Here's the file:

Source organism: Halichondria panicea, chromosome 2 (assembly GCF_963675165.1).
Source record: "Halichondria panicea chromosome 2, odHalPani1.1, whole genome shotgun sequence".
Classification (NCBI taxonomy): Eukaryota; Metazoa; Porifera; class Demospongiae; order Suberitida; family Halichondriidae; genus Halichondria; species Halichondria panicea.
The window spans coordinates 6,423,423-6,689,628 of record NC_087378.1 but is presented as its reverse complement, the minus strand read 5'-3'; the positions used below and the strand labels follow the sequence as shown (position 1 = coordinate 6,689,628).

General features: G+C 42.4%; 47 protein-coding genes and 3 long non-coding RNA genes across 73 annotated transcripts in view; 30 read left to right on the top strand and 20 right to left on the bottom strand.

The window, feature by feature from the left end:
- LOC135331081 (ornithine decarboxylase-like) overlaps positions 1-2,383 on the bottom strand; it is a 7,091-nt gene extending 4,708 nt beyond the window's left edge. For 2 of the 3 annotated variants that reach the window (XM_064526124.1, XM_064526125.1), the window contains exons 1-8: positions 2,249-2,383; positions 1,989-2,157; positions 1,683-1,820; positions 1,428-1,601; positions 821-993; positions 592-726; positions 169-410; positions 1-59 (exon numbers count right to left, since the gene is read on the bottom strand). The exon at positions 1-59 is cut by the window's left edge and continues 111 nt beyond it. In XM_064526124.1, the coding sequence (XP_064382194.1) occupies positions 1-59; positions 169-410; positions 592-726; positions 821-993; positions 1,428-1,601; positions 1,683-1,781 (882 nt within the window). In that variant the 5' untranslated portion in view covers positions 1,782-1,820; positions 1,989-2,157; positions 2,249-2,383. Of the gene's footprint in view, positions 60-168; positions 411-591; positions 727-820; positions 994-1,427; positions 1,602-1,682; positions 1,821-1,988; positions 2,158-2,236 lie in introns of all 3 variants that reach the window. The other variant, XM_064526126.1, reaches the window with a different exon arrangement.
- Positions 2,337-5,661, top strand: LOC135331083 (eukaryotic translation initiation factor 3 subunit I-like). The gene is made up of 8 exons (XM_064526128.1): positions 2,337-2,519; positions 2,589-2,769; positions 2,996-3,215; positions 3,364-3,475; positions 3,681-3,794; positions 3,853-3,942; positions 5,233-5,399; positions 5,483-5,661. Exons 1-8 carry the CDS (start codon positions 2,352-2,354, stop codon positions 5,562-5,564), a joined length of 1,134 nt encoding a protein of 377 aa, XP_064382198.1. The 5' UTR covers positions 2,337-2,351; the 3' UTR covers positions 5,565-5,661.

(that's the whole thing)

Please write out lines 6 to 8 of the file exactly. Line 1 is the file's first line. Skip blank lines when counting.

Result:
The window, feature by feature from the left end:
- LOC135331081 (ornithine decarboxylase-like) overlaps positions 1-2,383 on the bottom strand; it is a 7,091-nt gene extending 4,708 nt beyond the window's left edge. For 2 of the 3 annotated variants that reach the window (XM_064526124.1, XM_064526125.1), the window contains exons 1-8: positions 2,249-2,383; positions 1,989-2,157; positions 1,683-1,820; positions 1,428-1,601; positions 821-993; positions 592-726; positions 169-410; positions 1-59 (exon numbers count right to left, since the gene is read on the bottom strand). The exon at positions 1-59 is cut by the window's left edge and continues 111 nt beyond it. In XM_064526124.1, the coding sequence (XP_064382194.1) occupies positions 1-59; positions 169-410; positions 592-726; positions 821-993; positions 1,428-1,601; positions 1,683-1,781 (882 nt within the window). In that variant the 5' untranslated portion in view covers positions 1,782-1,820; positions 1,989-2,157; positions 2,249-2,383. Of the gene's footprint in view, positions 60-168; positions 411-591; positions 727-820; positions 994-1,427; positions 1,602-1,682; positions 1,821-1,988; positions 2,158-2,236 lie in introns of all 3 variants that reach the window. The other variant, XM_064526126.1, reaches the window with a different exon arrangement.
- Positions 2,337-5,661, top strand: LOC135331083 (eukaryotic translation initiation factor 3 subunit I-like). The gene is made up of 8 exons (XM_064526128.1): positions 2,337-2,519; positions 2,589-2,769; positions 2,996-3,215; positions 3,364-3,475; positions 3,681-3,794; positions 3,853-3,942; positions 5,233-5,399; positions 5,483-5,661. Exons 1-8 carry the CDS (start codon positions 2,352-2,354, stop codon positions 5,562-5,564), a joined length of 1,134 nt encoding a protein of 377 aa, XP_064382198.1. The 5' UTR covers positions 2,337-2,351; the 3' UTR covers positions 5,565-5,661.